Miguel Panao | Professor and Author

Finding ways to improve scientific writing and academic productivity.

Did you know scientists should have an artistic vein?

Scientists have an artistic vein. Or, at least, should be artists because the job demands it. We can take an entire working period making two to three plots. Do you wonder why?

Edward Tufte said

“Clarity and excellence in thinking is very much like clarity and excellence in the display of data.”

That’s why.

artistic vein in plots

A scientist shouldn’t take how he displays his data lightly. I remember my Ph.D. supervisor telling me data should cover the plot from the lower-left to the upper-right unless you’re comparing more than one set of data.

In fact, there are numerous details to consider. The size and type of points, the thickness and type of lines, the color, label size, ranges and also additional information which is not data, but helps understand it. I care about this because I care about my data. And yes, if you think scientists are emotional about their data, you’re right, they are.

Data is the raw information that can change our perception of reality when interpreted correctly. New data leads to new knowledge and new questions, ideas, awareness. And the more we care about how we display our data, the more it will produce an impact on others.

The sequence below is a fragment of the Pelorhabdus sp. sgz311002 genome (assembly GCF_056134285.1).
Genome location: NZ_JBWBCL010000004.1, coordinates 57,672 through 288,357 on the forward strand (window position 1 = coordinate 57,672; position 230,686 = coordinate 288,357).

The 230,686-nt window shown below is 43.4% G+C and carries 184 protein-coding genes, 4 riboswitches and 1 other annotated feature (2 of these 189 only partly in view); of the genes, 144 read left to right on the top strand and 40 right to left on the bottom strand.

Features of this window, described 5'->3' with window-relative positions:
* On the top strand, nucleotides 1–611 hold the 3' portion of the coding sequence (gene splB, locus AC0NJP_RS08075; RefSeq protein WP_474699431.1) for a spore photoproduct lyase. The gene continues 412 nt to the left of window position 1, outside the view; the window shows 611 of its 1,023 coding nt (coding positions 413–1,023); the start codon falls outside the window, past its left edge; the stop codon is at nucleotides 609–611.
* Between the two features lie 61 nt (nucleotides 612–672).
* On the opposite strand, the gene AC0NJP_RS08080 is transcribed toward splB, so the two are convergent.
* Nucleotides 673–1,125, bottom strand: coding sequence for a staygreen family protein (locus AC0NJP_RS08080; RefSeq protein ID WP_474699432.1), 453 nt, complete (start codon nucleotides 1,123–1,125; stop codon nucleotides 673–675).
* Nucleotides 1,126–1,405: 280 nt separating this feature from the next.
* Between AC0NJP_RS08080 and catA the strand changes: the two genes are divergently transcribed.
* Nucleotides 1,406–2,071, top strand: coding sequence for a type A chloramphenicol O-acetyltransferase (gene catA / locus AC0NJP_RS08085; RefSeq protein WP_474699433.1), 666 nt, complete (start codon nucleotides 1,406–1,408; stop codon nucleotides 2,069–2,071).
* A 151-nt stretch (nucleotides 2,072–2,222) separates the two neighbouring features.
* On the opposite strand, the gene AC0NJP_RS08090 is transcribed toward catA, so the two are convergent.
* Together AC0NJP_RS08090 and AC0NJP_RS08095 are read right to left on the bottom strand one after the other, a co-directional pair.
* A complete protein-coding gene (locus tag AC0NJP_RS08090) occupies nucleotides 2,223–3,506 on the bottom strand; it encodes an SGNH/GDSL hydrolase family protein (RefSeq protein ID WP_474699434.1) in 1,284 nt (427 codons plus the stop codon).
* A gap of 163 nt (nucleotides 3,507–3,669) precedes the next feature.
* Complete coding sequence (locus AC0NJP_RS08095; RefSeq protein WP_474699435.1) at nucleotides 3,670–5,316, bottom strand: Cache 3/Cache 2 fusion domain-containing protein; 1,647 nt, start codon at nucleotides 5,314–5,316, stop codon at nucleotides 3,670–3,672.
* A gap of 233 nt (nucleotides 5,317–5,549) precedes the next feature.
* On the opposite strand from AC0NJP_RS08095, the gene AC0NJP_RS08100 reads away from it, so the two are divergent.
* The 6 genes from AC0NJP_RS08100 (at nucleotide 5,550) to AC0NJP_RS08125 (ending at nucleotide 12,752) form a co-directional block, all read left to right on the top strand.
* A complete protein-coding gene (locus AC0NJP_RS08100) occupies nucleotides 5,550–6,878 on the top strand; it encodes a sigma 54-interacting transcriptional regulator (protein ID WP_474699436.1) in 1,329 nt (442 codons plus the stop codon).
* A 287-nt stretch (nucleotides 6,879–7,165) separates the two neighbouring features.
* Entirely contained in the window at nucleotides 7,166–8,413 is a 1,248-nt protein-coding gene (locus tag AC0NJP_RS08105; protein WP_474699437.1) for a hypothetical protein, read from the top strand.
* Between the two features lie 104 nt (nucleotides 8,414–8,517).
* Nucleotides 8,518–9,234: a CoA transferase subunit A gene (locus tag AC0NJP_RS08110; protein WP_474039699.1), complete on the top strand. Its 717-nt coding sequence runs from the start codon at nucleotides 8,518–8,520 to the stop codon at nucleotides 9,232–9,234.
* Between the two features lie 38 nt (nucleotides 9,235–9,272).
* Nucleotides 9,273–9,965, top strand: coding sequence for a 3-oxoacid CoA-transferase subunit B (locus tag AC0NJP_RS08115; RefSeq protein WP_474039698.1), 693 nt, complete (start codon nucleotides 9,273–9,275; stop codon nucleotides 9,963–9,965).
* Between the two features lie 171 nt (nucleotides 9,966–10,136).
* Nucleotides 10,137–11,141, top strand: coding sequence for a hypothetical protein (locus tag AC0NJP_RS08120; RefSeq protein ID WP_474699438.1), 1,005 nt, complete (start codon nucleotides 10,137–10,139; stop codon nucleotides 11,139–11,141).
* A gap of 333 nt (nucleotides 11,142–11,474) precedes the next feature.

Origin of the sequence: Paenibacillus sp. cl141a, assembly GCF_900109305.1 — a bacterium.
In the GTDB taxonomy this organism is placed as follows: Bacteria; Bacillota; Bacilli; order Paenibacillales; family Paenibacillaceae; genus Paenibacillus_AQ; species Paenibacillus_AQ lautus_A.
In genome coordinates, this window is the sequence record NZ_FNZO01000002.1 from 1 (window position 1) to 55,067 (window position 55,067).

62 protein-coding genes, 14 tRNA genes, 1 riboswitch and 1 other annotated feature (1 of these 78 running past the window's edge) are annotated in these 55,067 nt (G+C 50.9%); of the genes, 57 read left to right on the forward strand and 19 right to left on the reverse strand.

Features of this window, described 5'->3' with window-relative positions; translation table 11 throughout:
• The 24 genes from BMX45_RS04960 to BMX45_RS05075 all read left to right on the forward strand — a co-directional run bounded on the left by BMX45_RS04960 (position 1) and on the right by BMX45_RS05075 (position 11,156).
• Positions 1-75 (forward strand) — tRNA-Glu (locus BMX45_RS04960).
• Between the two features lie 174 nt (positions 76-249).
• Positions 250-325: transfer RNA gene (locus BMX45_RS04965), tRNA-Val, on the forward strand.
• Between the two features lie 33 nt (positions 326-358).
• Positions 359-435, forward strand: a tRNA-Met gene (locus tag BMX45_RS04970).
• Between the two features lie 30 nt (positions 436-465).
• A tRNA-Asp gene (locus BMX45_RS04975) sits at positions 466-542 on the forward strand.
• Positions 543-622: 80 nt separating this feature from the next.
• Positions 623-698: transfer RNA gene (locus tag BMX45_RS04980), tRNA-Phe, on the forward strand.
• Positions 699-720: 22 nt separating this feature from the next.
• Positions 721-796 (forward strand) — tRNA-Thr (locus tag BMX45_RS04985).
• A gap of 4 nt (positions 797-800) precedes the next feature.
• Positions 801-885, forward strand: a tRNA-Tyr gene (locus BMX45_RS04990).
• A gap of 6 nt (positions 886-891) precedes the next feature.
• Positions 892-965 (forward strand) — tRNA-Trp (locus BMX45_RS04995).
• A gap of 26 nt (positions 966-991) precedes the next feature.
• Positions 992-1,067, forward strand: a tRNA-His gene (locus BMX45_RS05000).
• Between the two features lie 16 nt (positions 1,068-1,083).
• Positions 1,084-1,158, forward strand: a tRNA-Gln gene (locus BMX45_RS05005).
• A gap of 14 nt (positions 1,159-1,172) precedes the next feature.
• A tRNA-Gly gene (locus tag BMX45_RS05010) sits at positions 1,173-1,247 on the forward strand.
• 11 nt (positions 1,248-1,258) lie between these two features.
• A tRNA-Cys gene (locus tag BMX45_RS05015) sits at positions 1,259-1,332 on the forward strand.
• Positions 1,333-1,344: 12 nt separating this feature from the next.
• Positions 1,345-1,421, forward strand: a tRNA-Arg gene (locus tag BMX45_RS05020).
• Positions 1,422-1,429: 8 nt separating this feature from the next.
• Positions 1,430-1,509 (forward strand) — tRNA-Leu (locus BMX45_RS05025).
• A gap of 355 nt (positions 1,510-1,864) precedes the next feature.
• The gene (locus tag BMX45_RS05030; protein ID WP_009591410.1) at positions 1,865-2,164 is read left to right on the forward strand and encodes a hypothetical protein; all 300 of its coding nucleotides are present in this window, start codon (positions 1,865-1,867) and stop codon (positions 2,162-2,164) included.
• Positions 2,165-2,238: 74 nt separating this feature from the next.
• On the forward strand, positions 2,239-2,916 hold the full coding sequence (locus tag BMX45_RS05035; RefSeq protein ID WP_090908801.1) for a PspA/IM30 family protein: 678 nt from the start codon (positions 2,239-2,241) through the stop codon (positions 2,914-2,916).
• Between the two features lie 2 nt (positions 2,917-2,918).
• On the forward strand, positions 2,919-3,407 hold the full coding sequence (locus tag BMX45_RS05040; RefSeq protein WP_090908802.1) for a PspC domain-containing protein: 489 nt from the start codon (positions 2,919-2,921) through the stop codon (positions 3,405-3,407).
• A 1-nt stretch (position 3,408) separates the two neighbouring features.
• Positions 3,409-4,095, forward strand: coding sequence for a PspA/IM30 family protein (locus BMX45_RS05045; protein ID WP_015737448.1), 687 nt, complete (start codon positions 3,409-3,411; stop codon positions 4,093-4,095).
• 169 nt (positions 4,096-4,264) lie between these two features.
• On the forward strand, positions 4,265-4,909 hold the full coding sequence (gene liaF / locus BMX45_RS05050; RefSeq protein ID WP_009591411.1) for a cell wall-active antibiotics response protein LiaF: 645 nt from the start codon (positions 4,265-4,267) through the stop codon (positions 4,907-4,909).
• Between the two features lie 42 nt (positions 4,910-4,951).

So, yes, scientists need to develop their artistic vein to convey how insightful data can be. But there’s one more thing.

 

Recovering an artistic-scientific vein

In the past, people like Leonardo da Vinci didn’t have high-speed cameras to capture some phenomena or high-resolution cameras to capture the tiniest detail. They had their eyes, mind, hand, and pencil. And they draw reality through their eyes. Shouldn’t we recover some of that artistry?

artistic science drawings matter

A colleague and friend share with me how he had a textbook of his discipline completed but needed to make some figures before sharing it with his students. The problem was plotting them because making them in AutoCAD or Word was prohibitive. How about drawing them? My textbook of Physics in the first year at college was filled with drawings making learning easy and fun.

I wouldn’t suggest going back to the time of Leonardo. Today we have tablets allowing us to draw by hand and have our drawings with the quality regarding resolution. Apps like Autodesk Graphic, Procreate, Carbo and many others help us in this task. We just need to give the first step and be the best artist a scientist can be, and the best scientist an artist can be.


Question: are you in?

About Miguel Panao

I am a Professor at the University of Coimbra in Mechanical Engineering. I am also author of books in the fields of environmental ethics and Science and Religion. From the several research projects, this site is personal and dedicated to the search for the best approaches, tools, techniques to improve scientific productivity.

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